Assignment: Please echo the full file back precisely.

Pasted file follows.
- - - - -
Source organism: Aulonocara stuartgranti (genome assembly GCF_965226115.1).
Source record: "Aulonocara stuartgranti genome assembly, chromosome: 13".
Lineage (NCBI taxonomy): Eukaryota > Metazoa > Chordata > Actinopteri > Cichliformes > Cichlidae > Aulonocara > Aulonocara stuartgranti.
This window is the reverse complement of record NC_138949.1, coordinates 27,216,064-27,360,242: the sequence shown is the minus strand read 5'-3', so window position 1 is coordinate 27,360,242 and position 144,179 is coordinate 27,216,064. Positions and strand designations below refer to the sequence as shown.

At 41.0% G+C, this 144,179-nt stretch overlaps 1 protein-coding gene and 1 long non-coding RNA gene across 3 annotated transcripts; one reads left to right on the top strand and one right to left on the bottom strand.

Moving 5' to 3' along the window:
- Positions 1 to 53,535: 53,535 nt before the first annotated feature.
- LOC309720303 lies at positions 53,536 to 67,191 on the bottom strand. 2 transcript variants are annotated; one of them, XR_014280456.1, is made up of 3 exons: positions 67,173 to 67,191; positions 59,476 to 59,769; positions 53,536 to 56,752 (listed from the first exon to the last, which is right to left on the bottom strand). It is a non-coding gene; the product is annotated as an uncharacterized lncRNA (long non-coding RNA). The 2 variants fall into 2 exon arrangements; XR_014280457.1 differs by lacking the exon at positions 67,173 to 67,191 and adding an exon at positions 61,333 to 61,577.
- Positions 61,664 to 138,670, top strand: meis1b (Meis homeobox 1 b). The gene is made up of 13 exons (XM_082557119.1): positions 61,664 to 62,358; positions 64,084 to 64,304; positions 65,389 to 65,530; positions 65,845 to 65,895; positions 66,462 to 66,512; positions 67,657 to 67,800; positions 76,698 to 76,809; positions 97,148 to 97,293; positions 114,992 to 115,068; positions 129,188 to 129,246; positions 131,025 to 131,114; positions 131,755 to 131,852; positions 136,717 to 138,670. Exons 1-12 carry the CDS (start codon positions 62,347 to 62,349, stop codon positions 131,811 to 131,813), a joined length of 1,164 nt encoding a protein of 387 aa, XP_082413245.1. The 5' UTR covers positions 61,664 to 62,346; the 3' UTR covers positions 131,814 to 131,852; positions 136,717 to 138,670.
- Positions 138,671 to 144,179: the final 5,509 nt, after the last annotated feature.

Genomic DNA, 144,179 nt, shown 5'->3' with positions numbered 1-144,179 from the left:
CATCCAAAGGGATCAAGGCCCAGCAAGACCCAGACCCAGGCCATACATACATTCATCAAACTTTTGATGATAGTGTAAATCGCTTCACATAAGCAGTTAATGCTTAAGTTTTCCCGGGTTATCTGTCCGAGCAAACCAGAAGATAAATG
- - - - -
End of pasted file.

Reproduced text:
Source organism: Aulonocara stuartgranti (genome assembly GCF_965226115.1).
Source record: "Aulonocara stuartgranti genome assembly, chromosome: 13".
Lineage (NCBI taxonomy): Eukaryota > Metazoa > Chordata > Actinopteri > Cichliformes > Cichlidae > Aulonocara > Aulonocara stuartgranti.
This window is the reverse complement of record NC_138949.1, coordinates 27,216,064-27,360,242: the sequence shown is the minus strand read 5'-3', so window position 1 is coordinate 27,360,242 and position 144,179 is coordinate 27,216,064. Positions and strand designations below refer to the sequence as shown.

At 41.0% G+C, this 144,179-nt stretch overlaps 1 protein-coding gene and 1 long non-coding RNA gene across 3 annotated transcripts; one reads left to right on the top strand and one right to left on the bottom strand.

Moving 5' to 3' along the window:
- Positions 1 to 53,535: 53,535 nt before the first annotated feature.
- LOC309720303 lies at positions 53,536 to 67,191 on the bottom strand. 2 transcript variants are annotated; one of them, XR_014280456.1, is made up of 3 exons: positions 67,173 to 67,191; positions 59,476 to 59,769; positions 53,536 to 56,752 (listed from the first exon to the last, which is right to left on the bottom strand). It is a non-coding gene; the product is annotated as an uncharacterized lncRNA (long non-coding RNA). The 2 variants fall into 2 exon arrangements; XR_014280457.1 differs by lacking the exon at positions 67,173 to 67,191 and adding an exon at positions 61,333 to 61,577.
- Positions 61,664 to 138,670, top strand: meis1b (Meis homeobox 1 b). The gene is made up of 13 exons (XM_082557119.1): positions 61,664 to 62,358; positions 64,084 to 64,304; positions 65,389 to 65,530; positions 65,845 to 65,895; positions 66,462 to 66,512; positions 67,657 to 67,800; positions 76,698 to 76,809; positions 97,148 to 97,293; positions 114,992 to 115,068; positions 129,188 to 129,246; positions 131,025 to 131,114; positions 131,755 to 131,852; positions 136,717 to 138,670. Exons 1-12 carry the CDS (start codon positions 62,347 to 62,349, stop codon positions 131,811 to 131,813), a joined length of 1,164 nt encoding a protein of 387 aa, XP_082413245.1. The 5' UTR covers positions 61,664 to 62,346; the 3' UTR covers positions 131,814 to 131,852; positions 136,717 to 138,670.
- Positions 138,671 to 144,179: the final 5,509 nt, after the last annotated feature.

Genomic DNA, 144,179 nt, shown 5'->3' with positions numbered 1-144,179 from the left:
CATCCAAAGGGATCAAGGCCCAGCAAGACCCAGACCCAGGCCATACATACATTCATCAAACTTTTGATGATAGTGTAAATCGCTTCACATAAGCAGTTAATGCTTAAGTTTTCCCGGGTTATCTGTCCGAGCAAACCAGAAGATAAATG